At the end of the night we hang out with Ben a bit and tell stories about Death By Audio, a beloved DIY venue in Brooklyn that was forced to close after Vice Magazine turned their building into its headquarters. One time, Screaming Females played a Halloween show at Death By Audio, and the show organizers had turned the entire venue into a maze that people had to find their way through in order to reach the stage where the band was performing. Finally, by the end of the night, people went rogue and tore down the maze. The band was worried that the artists who built the maze would be upset, but it turned out that destruction was all part of the master plan.
At the end of the night, we walk through Köln with Moaning to our hostel. It’s a nice, tidy little spot. Have I mentioned those adjectives about Köln yet?
We wake up in Paris and quickly hit the road. Our hotel is pretty different than a typical U.S. hotel. It’s more like a hostel, with shared bathrooms in the hallway. I’m a little freaked out by the bathrooms because each stall is in its own windowless closet, like an airplane bathroom.
I’m edgy about the bathrooms because recently I had gotten locked in the bathroom in my own house and had to break myself out. After attempting and failing to take the door lock apart using a set of doll-sized miniature tools that my friend Dawn had sent me (side note: I love miniatures), and that I had coincidentally displayed decoratively on a shelf in the bathroom, I ended up having to break the door down by kicking it. So I’m feeling a little claustrophobic, and also a bit worried that I am developing a phobia of bathrooms. A very inconvenient phobia indeed.
So, oddly enough, I am am looking forward to gas station bathroom stalls. Even though they usually cost 50 cents to use.
This brings me to something that has been on my mind for a while now. You see, every time we stop at a rest stop, all of the members of Screaming Females have a routine that has always seemed weird to me. They all just automatically go in, get whatever they want, and meet back at the van. There’s no discussion about this routine, or conversation about what food items look the most appetizing once inside the rest stop. Everyone just does their thing, with no dilly-dallying. I’m used to it by now, but it always has felt strange to me because I’m the person who always wants to wander and check out everything in the store and crack jokes about weird ads. But now I’ve accepted that this is the ritual of seasoned road dogs.
We arrive to the venue in Amsterdam early, but a fan is there waiting for us, and he came all the way from Slovakia! He explains that his sister lives in Amsterdam, so he is often here, but he is really excited to have made the trip this weekend to see Screaming Females. He brought gifts for everyone including a bunch of wooden tulips for Marissa!
We manage to get a little walking time in, and stop in a coffeeshop that is called “The Dolphin.” Its walls are completed covered in murals and 3D faux sea creatures. Good to be home in Amsterdam.
Back at the venue, the merch stand is poppin’ off before I even have a chance to finish setting everything up. I get things straightened out as the first band is playing their set. They’re called BlackboxRed and they sound cool. Just two people in the band, and they have teched-out drum parts and samples. The vocals are emotionally intense with a note of Sleater-Kinney in there.
Screaming Females take the stage after that, and ease into their set with It All Means Nothing. At first I’m not sure if this crowd is going to be as excited as the crowd has been at every other show so far. But by the time the song revs up to the chorus, people start boppin’ around, and then when Marissa rips into an extended guitar solo they are eating out of the palm of her hand for the rest of the set.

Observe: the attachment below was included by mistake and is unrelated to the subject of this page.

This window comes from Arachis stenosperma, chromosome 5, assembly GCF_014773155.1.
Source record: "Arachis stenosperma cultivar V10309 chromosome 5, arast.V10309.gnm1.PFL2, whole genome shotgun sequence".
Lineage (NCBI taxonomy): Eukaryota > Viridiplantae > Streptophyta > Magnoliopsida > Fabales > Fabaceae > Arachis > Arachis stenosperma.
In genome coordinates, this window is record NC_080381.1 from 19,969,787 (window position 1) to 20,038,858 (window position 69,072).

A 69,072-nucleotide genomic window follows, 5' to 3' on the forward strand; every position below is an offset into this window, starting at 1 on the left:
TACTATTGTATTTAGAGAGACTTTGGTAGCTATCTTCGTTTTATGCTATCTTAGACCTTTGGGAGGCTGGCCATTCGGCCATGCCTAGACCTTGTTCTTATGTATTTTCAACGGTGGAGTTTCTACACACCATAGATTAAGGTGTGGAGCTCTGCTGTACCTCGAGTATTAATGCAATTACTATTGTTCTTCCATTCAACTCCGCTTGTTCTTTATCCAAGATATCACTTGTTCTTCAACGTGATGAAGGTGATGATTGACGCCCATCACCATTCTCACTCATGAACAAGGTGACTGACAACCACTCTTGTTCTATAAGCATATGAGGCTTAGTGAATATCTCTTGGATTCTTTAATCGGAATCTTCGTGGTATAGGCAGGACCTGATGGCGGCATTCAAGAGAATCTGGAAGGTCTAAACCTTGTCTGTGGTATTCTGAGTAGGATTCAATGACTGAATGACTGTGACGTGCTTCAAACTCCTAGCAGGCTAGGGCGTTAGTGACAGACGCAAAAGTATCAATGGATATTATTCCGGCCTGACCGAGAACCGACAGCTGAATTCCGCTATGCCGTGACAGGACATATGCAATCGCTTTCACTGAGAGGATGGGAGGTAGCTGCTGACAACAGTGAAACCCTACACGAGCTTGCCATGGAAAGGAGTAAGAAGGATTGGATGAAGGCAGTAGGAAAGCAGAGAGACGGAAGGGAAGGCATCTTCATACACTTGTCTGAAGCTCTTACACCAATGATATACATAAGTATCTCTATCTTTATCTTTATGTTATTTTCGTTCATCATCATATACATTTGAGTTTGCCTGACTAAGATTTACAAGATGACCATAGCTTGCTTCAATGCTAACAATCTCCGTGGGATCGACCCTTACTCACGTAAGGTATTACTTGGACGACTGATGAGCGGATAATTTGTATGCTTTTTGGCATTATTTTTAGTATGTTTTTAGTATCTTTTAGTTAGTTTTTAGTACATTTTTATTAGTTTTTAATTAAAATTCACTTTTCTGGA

At the end of the night the promoter, Marijie, puts us up in her lovely apartment in Amsterdam. No late-night Amsterdam party life for us – we’re all passed out by midnight.
Early start at the TraveLodge: We need to hit the road at 6:00 AM to make sure we can get on the ferry that will take us from the U.K. to France. This weekend is a bank holiday, so lots of people are traveling, and the ferry company sent out an email saying that there could be 90-minute delays.
So, we are tearin’ through the country roads and it feels like there is a roundabout at every intersection. It’s making me a bit nauseous so I decide to try and sleep. Next thing I know, we’re approaching the entrance to the harbor.
Luckily, our ferry ride goes pretty smoothly – we seem to have beat the rush. The ferry has an awesome vegetarian English breakfast in the food court: Don’t mind if we do. Jarrett and I finally get to play a game of Magic while Marissa draws in her sketchbook.
After disembarking the ferry, we drive through the port of Calais and head towards Paris. Jarrett points out that this is where thousands of migrants camp out, trying to enter the U.K. The encampment that had received the most media coverage, the Calais Jungle, was evicted a couple of years ago, but our global refugee crisis remains. In our dystopian world, we get to drive freely, right on through the area where thousands of people were held in fenced-in jails.
My first impression of Paris is that it was a lot different than I was imagining. I guess I’ve had a stereotype in my head that everything French would be fancy and ornate. But as we approach the city, all of the structures look grimy and there is graffiti art everywhere. It doesn’t have the feel of an ancient city like Rome that has weathered the years. Instead, most of the buildings look newer but still worse-for-wear. There are tent cities everywhere made by people living on the streets. I’m sure things are different in the more touristy-areas of the city, though.
We arrive at the venue and try to figure out load-in logistics. The language barrier is suddenly an issue again. I’d gotten used to the mostly easy communication in the U.K. and realize that I am totally unprepared for France. I should have tried to learn some basic French. This is going to be an interesting night.